The Steering Wheel

This connects to the front wheels and controls your direction by changing the angle of the front wheels when you turn it. This angle is known as the “lock”, but don’t get that confused with the locking mechanism on the wheel when the ignition key is taken out as part of the car’s security.

The more you turn the wheel, the more sharply the car turns when it’s in motion. When turning the wheel, the exact method doesn't matter as much as it did in the past. But you might find the “push-pull” technique is a little safer, since both hands stay in contact with the wheel. The trick to being able to do this is keep both of your thumbs on the top edge of the wheel so that your thumbnails are facing you. That way, you don’t get them caught in the spokes of the wheel and you don’t have to lift either hand as you turn because this slows the steering down. Remember also that with sharper corners, you’ll find it easier if you begin steering by reaching up and pulling the wheel down from the very top.

Where you might get confused:

  • Does the wheel being straight mean that the car is straight?
  • If the steering wheel looks straight, is that enough?
  • Do the back wheels turn when you reverse?

The reality:

When the wheels are straight, this means that the car will keep going in whichever direction it’s facing. Whereas, when the car is straight, that is to do with how the body of the car relates to its surroundings, so it’s really important to look as far as you can. This gives you a much better point of reference to allow you to keep the car straight – your eyes do the steering!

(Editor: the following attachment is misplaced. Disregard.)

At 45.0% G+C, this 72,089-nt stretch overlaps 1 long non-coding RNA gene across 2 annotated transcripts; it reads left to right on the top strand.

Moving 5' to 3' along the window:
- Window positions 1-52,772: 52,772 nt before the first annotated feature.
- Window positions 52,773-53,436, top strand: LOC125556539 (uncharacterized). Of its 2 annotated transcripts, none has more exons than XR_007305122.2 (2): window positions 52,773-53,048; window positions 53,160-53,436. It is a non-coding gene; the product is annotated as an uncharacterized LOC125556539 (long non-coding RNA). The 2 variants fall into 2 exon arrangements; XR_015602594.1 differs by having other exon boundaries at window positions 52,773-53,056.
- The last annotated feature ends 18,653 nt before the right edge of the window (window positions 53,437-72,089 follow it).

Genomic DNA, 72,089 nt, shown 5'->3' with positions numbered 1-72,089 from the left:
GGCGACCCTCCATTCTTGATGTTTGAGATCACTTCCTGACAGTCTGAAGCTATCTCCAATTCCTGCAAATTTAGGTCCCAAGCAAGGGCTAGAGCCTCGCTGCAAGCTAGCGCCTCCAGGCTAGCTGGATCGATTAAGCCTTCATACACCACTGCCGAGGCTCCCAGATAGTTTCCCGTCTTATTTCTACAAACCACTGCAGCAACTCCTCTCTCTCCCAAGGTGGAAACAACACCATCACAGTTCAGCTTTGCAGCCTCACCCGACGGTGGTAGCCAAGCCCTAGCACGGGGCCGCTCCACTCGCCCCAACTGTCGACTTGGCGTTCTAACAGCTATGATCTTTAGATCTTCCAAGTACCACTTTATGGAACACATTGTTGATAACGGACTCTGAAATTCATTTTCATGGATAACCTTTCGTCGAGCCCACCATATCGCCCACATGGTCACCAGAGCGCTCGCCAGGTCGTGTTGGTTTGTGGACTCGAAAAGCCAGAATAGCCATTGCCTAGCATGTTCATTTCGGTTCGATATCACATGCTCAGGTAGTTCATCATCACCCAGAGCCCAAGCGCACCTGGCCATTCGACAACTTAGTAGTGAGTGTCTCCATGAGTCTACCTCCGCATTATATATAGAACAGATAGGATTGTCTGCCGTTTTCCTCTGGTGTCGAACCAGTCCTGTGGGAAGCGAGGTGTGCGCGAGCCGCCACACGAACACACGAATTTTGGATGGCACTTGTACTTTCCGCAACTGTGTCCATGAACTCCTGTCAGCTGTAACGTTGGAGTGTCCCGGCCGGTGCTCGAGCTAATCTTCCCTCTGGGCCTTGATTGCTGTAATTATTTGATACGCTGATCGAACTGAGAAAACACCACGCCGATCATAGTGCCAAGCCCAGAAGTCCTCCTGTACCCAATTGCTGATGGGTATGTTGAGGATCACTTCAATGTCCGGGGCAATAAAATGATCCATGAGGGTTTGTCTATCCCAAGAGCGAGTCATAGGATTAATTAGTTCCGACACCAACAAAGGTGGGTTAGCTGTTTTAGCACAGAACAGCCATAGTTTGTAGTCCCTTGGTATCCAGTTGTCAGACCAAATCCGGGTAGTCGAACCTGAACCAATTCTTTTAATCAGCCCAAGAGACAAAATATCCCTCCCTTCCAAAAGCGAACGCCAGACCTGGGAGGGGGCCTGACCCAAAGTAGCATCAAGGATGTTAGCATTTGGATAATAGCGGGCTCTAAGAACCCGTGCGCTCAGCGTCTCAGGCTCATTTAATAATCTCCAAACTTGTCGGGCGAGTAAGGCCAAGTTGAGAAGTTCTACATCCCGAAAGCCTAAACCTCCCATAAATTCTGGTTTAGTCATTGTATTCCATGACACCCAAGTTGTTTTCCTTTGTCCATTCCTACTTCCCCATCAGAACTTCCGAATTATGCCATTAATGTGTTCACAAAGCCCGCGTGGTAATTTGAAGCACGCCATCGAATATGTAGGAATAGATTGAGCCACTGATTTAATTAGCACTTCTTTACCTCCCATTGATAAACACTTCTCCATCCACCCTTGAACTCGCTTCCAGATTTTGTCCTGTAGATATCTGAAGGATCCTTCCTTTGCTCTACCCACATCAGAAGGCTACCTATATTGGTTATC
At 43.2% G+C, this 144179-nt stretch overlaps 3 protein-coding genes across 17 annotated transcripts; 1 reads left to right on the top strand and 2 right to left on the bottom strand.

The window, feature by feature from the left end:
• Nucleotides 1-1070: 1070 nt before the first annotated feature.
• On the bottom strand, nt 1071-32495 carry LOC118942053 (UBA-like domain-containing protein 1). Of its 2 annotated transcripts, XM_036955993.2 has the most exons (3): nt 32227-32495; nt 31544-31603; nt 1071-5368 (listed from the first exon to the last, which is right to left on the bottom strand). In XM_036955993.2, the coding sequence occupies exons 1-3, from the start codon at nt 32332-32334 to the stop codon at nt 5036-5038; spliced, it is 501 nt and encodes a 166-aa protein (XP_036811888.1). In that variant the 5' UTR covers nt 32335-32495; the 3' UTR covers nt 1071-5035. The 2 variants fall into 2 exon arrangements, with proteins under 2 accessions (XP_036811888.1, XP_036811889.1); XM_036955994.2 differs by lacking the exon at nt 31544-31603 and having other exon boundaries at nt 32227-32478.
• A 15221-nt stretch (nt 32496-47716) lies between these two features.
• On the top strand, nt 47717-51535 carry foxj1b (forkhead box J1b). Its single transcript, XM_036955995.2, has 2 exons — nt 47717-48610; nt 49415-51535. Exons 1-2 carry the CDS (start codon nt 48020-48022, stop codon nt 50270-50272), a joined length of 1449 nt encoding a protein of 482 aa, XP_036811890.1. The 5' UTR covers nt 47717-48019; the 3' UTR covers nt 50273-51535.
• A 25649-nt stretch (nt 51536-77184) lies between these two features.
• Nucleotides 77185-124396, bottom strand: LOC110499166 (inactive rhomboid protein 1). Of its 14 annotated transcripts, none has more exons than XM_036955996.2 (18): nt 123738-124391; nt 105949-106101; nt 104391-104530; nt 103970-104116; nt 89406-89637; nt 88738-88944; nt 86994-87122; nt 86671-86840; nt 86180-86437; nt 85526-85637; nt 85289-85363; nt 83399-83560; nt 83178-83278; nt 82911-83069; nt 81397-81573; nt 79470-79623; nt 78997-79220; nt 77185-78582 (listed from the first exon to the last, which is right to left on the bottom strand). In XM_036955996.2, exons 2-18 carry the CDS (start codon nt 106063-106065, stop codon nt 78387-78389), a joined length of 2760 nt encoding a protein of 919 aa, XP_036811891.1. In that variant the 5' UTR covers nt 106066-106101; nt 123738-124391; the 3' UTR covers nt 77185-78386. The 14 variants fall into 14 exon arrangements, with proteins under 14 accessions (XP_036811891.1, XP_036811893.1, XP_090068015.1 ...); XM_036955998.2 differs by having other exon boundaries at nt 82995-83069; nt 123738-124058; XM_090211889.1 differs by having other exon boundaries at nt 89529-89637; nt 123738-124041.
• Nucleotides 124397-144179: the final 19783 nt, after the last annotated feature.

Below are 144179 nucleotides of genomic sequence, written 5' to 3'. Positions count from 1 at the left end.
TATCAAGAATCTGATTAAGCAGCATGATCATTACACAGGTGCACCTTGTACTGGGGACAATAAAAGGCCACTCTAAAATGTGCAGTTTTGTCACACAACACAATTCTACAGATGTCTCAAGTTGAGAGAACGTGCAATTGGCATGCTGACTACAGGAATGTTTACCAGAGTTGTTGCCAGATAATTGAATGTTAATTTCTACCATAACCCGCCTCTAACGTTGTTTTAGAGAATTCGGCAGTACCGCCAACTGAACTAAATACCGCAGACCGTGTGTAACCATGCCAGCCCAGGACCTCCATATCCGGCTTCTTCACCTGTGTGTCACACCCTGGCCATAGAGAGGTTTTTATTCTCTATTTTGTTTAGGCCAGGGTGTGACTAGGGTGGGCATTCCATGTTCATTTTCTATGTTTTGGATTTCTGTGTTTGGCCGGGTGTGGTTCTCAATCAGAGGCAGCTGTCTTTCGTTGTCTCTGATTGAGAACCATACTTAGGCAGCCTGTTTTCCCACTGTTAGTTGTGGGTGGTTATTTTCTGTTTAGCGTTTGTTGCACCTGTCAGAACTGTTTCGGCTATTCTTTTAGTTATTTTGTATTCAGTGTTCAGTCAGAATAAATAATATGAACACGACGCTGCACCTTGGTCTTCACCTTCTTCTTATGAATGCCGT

This also applies when you turn a corner. Once it's safe to turn, look as far as you can into where you want the car to be and you can then feel as well as see if the steering lock you have is enough to do the job. Look at what you want to hit. Sound strange? If there are obstructions around, just think about hitting the empty space.

There’s more to having the wheel straight than just how it looks. In most cars, from full left lock to full right lock, the wheel can go around 3-4 times. So it’s really a combination of the wheel looking straight and how the car moves. That’s part of the reason that you need to avoid “dry steering”. (Turning the wheel without the car moving.)

Even if you are reversing, it’s always the front wheels that control your direction, but you need to steer the way you want the back of the car to go. Because of this, the car will take a little longer to respond to the steering when you reverse, but it will respond, so you just need to be patient and keep the car slow.

More driving advice on driving can also be found here:

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